From selling physical goods like yoga mats to creating music to turning to the budding market of NFTs, I’ve been able to monetize my creativity in a number of ways with just an internet connection. Through the process, I was also able to quit my corporate job.
With advances in technologies come novel opportunities for creatives to monetize their art. From the booming NFT market to the bustling world of e-commerce, many artists are finding lucrative ways to monetize their art in the digital realm. Whether you’re a painter or a musician, there are numerous online channels that can help you make a living doing what you love. Here are the ways top creatives are doing that around the web.
Turn your art into NFTs
NFTs, or non-fungible tokens, have seen a sudden influx in popularity. As a novel way for artists to make money, it seems the next step in our tech-heavy marketplace. You may have heard about Jack Dorsey’s first tweet selling for almost $3 million, or the Nyan cat GIF selling for more than $500,000.
“NFTs and the broader digitization of content has made it far easier for artists to monetize their brand, control authenticity and actually benefit from after-market sales,” says the digital performance artist known as Bored Elon Musk (who is a frequent collaborator with the author). “The gatekeeper between artists and customers is no longer middlemen like galleries or agencies, but rather the time and patience required to learn this technology, and that is a far easier gate to pass through.”
Using design, animation and sound, BEM sells his art, alongside his collaborators, to the highest bidders. He’s an example of how artists (especially those who already have a following) can use NFTs to monetize their art for the digital age, but it can also help build your following as an artist.
Some NFT platforms even allow you to set a “creator share” royalty (ranging between 10%–30%) on a piece, so every time you make a sale to a new buyer, you get a percentage of the purchase price. As you build your name and gain recognition and your work increases in value and desirability, you can still collect royalties down the road.
“The NFT space is still in its early days, which offers a tremendous opportunity for creatives to innovate, experiment and capture the first mover advantage,” says Masha Vyazemskya, head of communication at Rarible, an NFT platform. “Marketplaces offer a variety of tools for artists to realize their creative potential: multiple file formats (animation, video, music and more), different types of auctions, unlockable content to gamify the experience and to incentivize buyers and much more. It’s fun, and very community-driven.”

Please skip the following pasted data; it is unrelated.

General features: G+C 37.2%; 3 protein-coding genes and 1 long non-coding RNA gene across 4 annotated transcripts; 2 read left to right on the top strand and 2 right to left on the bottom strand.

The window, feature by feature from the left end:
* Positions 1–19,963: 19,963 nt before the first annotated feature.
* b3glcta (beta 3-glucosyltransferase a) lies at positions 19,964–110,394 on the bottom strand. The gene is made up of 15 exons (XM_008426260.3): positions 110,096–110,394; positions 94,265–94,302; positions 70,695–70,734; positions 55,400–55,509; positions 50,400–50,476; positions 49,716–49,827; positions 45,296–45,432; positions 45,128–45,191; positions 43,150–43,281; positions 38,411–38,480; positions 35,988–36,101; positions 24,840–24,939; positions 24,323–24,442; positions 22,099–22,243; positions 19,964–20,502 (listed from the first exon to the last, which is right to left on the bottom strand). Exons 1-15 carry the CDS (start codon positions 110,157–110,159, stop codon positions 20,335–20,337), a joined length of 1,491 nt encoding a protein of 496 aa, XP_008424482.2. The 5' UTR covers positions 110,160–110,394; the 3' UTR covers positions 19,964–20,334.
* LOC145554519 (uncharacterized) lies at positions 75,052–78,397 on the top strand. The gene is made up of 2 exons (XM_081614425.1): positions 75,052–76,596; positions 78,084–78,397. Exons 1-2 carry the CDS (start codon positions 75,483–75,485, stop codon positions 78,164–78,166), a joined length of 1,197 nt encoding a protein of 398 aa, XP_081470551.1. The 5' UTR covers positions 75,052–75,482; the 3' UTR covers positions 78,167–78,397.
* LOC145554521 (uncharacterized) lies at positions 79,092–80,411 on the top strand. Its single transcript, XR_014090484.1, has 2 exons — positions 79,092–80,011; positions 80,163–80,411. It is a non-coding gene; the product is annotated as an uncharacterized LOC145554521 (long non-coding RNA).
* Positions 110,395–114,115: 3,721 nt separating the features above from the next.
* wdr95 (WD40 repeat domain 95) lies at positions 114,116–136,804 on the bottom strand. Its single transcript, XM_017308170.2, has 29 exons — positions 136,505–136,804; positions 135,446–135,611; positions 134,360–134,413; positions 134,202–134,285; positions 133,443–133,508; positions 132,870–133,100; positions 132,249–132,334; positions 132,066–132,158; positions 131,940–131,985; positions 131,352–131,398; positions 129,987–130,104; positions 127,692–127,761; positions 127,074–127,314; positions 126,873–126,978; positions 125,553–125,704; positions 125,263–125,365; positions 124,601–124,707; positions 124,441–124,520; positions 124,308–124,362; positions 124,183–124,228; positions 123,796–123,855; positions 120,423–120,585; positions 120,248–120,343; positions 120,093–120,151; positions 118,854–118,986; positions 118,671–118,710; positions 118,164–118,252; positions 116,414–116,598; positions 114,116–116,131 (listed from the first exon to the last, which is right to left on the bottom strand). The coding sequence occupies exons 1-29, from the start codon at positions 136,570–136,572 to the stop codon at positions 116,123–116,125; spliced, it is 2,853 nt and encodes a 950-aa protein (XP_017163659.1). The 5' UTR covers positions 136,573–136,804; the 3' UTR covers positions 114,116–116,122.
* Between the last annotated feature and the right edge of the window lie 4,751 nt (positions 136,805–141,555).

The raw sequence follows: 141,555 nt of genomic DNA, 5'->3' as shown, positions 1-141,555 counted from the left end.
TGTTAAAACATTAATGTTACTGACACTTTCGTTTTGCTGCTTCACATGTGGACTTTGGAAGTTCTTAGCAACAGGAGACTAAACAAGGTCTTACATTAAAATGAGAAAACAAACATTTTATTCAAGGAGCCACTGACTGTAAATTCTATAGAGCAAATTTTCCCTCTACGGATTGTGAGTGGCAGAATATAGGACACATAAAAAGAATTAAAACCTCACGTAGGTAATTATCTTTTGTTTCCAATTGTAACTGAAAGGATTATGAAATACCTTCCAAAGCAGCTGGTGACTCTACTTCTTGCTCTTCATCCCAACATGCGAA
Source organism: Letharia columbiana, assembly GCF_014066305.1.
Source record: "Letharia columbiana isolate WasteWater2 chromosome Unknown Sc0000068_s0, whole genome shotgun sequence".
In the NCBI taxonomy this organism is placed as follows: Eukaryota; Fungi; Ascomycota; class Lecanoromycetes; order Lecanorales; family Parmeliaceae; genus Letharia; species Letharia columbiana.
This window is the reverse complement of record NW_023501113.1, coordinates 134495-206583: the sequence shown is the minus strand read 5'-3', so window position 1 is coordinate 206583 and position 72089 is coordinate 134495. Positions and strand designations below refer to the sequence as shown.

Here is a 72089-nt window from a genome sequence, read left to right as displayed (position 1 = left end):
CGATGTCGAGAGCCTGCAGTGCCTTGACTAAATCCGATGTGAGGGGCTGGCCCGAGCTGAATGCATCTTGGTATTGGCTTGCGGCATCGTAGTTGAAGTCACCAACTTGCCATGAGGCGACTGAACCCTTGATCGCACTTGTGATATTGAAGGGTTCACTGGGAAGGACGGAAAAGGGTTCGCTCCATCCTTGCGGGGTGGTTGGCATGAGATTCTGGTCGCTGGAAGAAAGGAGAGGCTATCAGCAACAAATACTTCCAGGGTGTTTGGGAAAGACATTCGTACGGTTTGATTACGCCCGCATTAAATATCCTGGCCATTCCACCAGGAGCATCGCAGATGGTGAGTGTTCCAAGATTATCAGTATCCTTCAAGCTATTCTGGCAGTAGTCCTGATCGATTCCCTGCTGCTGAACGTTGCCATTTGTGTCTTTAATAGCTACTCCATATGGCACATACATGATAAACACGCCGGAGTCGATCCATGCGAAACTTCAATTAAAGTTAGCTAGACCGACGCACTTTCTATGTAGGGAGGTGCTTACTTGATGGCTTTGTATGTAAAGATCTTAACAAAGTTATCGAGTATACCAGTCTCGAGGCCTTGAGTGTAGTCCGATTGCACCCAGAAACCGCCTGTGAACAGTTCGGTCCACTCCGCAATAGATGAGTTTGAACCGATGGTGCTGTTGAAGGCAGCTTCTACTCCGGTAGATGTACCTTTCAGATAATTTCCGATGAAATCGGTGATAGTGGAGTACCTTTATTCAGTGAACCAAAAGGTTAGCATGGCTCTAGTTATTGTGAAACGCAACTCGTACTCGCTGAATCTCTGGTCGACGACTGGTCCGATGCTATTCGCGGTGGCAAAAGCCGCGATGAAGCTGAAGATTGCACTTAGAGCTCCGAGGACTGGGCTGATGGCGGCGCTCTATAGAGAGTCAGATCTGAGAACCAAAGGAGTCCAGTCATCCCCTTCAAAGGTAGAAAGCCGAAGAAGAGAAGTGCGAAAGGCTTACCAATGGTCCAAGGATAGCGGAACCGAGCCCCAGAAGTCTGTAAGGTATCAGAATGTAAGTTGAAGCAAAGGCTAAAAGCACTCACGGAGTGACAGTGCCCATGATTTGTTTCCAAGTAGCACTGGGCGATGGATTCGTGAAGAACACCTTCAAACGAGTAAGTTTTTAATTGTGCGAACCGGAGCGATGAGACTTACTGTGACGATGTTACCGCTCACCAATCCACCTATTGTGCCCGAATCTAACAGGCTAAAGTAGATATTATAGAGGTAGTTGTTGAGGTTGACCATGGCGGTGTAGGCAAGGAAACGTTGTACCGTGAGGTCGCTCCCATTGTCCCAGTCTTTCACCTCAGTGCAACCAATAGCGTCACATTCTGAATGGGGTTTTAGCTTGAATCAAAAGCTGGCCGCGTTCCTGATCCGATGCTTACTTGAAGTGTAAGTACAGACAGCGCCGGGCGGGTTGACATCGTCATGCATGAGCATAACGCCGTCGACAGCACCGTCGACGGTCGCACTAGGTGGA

To get started, take a look at the artists profiting on Rarible, Foundation, OpenSea and NiftyGate.
If you have a knack for the written word, e-books offer a way for you to monetize your work.
According to the Association of American Publishers, 2020 saw over a 15% increase in e-book sales, eclipsing a billion dollars over the course of the year, and those numbers are anticipated to maintain for the near future. Self-publishing platforms like Substack allow writers to get a larger cut of the proceeds from their digital sales as well.
Jordan French, president of Grit Daily News, an outlet focused on brands and startups, suggests getting started by determining your audience. “Perhaps counterintuitively, the narrower the better,” he says. Focusing on a specific footprint will help you decide the best way and where to market your work. The narrower you make your market, the better chance you have of making an Amazon “Top 10 Bestseller” list, increasing your e-book’s visibility.
Moreover, through Amazon Kindle Direct Publishing, you can self-publish and sell your e-book without having an ISBN.
Streaming options allow for unprecedented access for fans and artists alike and new avenues of income. If you have an internet connection, you have the ability to live stream content. You can also use dedicated live-streaming services like Twitch, TikTok or OnlyFans to promote, display and profit from your creative endeavors in myriad ways.
Artists are adapting their craft for streaming monetization with everything from gaming to painting to pole dancing. They share thoughts, projects, frustrations, joys and successes with live audiences — allowing access to their creative processes and day-to-day lives.
And if you’re shy on camera? You can also monetize with audiobook and music releases. I have been able to make money from my music through streaming services like Spotify, and digitally selling my work online to others. Many musicians are using platforms like Fiverr and SoundBetter to lucratively sell their audiowork.
Arianna O’Dell is the founder of Airlink Marketing, a design and marketing agency helping companies create digital programs that drive results. Her songs can be found at Outsourced Feelings, and gifts at Ideas by Arianna.